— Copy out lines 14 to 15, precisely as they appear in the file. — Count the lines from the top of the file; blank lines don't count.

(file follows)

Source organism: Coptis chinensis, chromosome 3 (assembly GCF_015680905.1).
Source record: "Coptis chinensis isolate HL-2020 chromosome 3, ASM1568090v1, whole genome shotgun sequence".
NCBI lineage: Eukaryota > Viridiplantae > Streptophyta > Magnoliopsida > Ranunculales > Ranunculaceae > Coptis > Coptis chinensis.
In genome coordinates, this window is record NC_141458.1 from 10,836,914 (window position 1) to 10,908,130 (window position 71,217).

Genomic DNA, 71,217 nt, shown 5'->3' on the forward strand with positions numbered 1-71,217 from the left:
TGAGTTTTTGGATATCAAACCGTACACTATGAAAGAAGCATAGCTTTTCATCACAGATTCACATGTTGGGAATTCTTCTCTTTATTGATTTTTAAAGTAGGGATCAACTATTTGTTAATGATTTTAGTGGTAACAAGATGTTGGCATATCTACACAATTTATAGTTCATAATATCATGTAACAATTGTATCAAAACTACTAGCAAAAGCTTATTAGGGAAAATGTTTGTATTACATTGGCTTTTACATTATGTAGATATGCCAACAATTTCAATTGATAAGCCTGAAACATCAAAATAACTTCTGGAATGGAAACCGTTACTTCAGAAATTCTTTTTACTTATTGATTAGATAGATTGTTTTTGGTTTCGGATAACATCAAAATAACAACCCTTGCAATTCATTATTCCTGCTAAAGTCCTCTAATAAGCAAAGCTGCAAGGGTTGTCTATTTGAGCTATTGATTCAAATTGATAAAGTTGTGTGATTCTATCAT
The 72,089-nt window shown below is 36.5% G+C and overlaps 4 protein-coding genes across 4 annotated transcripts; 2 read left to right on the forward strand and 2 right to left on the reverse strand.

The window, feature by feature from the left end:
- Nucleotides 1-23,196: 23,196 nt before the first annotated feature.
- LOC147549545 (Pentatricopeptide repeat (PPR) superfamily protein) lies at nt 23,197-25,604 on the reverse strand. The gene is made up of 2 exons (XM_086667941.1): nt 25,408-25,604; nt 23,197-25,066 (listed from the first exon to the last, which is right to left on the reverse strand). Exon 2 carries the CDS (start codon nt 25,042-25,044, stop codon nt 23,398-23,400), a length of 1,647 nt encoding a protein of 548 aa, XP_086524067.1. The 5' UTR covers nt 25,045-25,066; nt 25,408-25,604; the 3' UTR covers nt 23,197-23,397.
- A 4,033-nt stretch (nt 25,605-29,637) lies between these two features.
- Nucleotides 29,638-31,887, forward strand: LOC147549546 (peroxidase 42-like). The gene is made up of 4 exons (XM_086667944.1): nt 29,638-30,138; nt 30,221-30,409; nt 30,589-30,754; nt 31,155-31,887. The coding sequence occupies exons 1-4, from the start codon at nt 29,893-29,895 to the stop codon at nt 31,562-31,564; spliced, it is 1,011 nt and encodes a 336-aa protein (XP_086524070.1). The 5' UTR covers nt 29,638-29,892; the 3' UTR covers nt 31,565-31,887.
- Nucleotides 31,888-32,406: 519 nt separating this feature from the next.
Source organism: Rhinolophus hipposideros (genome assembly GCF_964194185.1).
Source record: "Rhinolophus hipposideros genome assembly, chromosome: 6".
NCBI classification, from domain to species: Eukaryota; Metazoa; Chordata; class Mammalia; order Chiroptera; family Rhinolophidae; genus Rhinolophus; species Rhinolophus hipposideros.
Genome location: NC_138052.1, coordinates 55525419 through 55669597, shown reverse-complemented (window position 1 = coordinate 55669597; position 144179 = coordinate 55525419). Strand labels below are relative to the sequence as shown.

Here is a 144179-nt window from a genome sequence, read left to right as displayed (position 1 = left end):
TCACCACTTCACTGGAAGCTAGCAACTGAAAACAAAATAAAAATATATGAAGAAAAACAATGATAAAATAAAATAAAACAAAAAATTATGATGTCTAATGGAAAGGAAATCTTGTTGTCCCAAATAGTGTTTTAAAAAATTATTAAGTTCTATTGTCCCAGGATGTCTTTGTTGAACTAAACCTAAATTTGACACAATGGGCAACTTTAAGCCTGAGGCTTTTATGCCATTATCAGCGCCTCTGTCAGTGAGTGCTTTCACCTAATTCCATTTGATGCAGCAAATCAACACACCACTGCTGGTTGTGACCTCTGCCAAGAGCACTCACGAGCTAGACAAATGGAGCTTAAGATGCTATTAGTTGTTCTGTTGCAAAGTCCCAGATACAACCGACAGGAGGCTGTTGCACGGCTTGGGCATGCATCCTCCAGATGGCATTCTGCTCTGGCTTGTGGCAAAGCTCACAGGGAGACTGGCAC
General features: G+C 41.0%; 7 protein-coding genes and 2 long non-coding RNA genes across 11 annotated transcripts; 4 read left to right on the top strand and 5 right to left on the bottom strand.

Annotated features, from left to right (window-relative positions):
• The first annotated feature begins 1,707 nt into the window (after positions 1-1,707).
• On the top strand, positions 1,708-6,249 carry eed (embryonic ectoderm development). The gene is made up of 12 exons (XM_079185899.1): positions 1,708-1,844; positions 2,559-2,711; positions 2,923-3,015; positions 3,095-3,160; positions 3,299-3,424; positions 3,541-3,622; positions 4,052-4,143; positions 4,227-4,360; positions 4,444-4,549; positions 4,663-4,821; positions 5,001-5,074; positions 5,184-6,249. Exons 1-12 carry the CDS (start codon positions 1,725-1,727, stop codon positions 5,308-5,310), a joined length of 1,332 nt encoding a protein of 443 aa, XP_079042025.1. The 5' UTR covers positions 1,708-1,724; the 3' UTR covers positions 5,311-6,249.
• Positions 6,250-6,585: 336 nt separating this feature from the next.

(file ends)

Source organism: Rhinolophus hipposideros (genome assembly GCF_964194185.1).
Source record: "Rhinolophus hipposideros genome assembly, chromosome: 6".